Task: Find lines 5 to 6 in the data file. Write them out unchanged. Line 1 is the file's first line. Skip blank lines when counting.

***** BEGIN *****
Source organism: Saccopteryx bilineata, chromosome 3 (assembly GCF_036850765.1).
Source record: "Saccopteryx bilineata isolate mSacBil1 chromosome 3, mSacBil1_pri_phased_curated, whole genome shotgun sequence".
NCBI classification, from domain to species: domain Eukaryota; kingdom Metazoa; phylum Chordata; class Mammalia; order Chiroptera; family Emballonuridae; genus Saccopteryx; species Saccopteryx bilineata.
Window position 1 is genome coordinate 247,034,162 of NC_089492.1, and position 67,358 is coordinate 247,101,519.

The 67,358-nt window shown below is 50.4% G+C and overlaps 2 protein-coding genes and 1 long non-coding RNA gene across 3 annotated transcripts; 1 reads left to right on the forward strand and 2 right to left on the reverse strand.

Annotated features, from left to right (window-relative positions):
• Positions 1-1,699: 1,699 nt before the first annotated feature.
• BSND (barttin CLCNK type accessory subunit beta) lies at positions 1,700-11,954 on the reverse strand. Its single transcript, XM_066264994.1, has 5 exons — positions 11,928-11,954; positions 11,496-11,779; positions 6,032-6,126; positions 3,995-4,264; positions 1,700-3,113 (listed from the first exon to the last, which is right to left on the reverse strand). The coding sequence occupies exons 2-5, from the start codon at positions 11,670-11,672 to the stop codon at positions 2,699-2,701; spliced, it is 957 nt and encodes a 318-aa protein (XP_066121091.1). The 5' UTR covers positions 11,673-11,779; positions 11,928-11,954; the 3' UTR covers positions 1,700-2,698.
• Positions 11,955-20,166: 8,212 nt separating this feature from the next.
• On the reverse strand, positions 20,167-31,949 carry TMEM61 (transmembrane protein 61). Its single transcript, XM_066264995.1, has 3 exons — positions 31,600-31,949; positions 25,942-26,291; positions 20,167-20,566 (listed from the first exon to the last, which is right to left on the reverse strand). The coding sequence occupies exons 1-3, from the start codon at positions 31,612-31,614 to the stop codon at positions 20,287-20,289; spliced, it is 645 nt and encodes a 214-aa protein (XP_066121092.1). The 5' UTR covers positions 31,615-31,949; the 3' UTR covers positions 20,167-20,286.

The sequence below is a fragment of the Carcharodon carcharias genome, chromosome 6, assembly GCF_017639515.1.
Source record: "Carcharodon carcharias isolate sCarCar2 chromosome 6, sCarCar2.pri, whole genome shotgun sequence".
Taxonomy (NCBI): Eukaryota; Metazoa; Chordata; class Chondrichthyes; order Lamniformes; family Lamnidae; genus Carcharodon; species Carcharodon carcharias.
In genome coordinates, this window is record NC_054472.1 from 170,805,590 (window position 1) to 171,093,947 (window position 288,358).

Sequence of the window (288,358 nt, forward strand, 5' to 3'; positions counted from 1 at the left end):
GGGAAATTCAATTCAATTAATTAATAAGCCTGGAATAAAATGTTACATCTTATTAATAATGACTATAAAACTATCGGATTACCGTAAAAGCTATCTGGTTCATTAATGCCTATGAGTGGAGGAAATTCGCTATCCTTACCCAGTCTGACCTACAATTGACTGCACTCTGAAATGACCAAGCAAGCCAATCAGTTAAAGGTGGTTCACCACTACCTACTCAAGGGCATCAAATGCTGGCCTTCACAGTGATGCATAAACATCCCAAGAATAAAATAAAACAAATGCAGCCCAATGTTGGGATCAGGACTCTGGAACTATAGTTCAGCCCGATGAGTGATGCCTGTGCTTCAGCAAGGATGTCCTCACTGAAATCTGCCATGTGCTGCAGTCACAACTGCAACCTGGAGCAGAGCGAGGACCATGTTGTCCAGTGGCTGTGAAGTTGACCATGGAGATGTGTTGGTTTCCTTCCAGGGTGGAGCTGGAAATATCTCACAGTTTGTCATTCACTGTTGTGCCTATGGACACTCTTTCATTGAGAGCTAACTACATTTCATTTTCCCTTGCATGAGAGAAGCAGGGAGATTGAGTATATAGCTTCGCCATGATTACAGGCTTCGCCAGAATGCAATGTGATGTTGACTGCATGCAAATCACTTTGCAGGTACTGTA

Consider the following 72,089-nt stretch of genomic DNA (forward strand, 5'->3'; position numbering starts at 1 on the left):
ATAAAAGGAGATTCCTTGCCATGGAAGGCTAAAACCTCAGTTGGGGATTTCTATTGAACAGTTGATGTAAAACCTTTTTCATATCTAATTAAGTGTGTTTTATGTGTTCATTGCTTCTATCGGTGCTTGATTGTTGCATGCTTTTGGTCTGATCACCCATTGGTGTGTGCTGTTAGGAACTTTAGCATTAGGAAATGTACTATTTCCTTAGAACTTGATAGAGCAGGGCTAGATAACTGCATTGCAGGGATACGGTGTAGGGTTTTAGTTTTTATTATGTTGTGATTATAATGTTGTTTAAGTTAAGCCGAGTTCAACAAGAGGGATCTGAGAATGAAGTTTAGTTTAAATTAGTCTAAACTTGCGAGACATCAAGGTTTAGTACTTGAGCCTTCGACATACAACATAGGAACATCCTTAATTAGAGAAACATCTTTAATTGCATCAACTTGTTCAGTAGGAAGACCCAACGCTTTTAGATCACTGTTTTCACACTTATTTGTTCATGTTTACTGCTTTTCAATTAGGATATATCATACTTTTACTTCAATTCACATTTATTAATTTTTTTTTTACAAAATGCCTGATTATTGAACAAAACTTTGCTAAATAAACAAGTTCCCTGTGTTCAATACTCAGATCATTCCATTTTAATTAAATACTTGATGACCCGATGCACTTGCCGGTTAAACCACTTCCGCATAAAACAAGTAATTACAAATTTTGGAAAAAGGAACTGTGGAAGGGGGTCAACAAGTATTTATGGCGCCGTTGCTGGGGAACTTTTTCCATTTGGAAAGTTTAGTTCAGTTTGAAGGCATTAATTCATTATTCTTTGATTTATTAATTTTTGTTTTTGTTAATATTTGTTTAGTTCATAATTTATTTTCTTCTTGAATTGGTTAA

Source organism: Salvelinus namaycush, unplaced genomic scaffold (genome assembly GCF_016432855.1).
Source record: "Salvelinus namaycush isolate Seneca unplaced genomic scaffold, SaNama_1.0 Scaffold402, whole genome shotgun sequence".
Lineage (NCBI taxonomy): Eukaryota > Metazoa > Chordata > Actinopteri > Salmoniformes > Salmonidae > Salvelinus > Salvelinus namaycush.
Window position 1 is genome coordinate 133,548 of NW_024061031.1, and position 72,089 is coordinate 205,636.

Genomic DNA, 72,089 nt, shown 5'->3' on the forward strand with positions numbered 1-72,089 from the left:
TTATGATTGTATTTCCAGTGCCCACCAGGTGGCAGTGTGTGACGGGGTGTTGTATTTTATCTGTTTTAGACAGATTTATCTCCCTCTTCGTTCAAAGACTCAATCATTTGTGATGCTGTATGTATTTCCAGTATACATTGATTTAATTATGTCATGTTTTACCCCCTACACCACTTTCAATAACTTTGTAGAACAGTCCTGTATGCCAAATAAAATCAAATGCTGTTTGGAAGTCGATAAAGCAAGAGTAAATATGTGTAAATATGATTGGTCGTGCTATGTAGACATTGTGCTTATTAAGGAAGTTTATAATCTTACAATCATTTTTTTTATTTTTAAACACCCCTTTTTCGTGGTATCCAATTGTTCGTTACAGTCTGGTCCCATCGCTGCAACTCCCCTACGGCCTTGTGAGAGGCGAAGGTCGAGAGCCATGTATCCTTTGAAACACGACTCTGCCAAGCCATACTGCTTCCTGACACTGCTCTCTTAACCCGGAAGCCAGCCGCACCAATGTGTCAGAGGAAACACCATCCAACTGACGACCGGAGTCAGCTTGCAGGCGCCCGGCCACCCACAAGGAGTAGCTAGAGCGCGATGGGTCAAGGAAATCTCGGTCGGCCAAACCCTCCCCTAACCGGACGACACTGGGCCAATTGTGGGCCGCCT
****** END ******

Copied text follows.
The 67,358-nt window shown below is 50.4% G+C and overlaps 2 protein-coding genes and 1 long non-coding RNA gene across 3 annotated transcripts; 1 reads left to right on the forward strand and 2 right to left on the reverse strand.

Annotated features, from left to right (window-relative positions):